Show simple item record

dc.contributor.authorBarron, T. R.
dc.date.accessioned2014-07-02T23:23:29Z
dc.date.available2014-07-02T23:23:29Z
dc.date.issued1985-11
dc.identifier.urihttps://hdl.handle.net/10182/6178
dc.descriptionThe New Zealand Kellogg Rural Leaders Programme develops emerging agribusiness leaders to help shape the future of New Zealand agribusiness and rural affairs. Lincoln University has been involved with this leaders programme since 1979 when it was launched with a grant from the Kellogg Foundation, USA.en
dc.description.abstractThe traditional forms of agriculture in New Zealand have been providing an ever diminishing return for its primary participants - the meat, wool and dairy farmer. Diversification has been the popular call to farmers. There are two very basic flaws in this "idea" which fundamentally preclude our farmers from major worthwhile changes in direction: (a) Diversification takes time - years to achieve. (Apart from which much farmland is not suitable to much else but pastoral farming). (b) Financial constraints - if he could afford to spend the money major diversification needs, the farmer wouldn't need to diversify! The net effect of this is that the institutions, organisations and individuals involved with farming have busied themselves with piecemeal and short-term "band-aid" solutions. This, rather than trying to devise a much broader approach to re-aligning the economy at large. There has been a general failure to approach agriculture as a vital and integral part of our total society/economy. With greater access to funds the city businessman has been best placed to take advantage of a sitution requiring large cash inputs, tax write downs and at the end of it all, a return on his capital. As a consequence, the lead in the diversification stakes has often been taken by the so called "Queen Street farmer" - e.g. kiwifruit and deer. This in turn has meant that subdivision of his land has usually been the farmers "best" means of diversification. The goat industry - fibre based as opposed to dairy - is the latest such industry to attract the big city dollars.en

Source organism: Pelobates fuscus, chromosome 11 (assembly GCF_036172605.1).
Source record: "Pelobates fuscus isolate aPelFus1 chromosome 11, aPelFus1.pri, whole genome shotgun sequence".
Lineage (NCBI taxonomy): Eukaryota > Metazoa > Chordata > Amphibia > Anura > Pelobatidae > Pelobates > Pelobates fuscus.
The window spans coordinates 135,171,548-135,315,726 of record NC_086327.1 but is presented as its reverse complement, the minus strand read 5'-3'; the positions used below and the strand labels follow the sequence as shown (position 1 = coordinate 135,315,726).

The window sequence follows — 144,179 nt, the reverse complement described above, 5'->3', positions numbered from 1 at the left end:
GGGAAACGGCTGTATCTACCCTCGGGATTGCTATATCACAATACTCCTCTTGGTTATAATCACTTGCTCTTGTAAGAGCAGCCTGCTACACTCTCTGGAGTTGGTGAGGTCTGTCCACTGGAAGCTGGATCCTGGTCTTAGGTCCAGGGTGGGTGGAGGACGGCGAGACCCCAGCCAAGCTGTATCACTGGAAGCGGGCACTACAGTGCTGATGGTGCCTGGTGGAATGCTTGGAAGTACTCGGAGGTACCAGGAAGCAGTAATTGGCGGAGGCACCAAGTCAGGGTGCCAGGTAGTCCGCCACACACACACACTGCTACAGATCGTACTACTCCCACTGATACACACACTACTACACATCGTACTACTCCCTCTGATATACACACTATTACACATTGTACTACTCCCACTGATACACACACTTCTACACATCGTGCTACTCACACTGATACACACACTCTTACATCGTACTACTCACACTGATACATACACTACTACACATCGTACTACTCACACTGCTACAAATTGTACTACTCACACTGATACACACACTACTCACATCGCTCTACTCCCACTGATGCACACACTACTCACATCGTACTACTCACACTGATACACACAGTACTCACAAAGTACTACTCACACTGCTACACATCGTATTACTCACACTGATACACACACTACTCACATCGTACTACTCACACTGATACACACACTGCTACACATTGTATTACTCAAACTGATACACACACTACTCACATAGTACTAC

dc.language.isoenen
dc.publisherLincoln University. Faculty of Commerce. Kellogg Rural Leaders Programme.en
dc.relation.ispartofseriesKellogg Rural Leaders Programme reporten
dc.rightsCopyright © The Author.en
dc.subjectgoat industryen
dc.subjectdiversificationen
dc.subjectagricultural industryen
dc.subjectAngoraen
dc.titleA commentary on the goat industryen
dc.typeMonographen
lu.contributor.unitKellogg Rural Leadersen
dc.subject.anzsrc070107 Farming Systems Researchen
dc.subject.anzsrc0702 Animal Productionen


Files in this item

Default Thumbnail

This item appears in the following Collection(s)

Show simple item record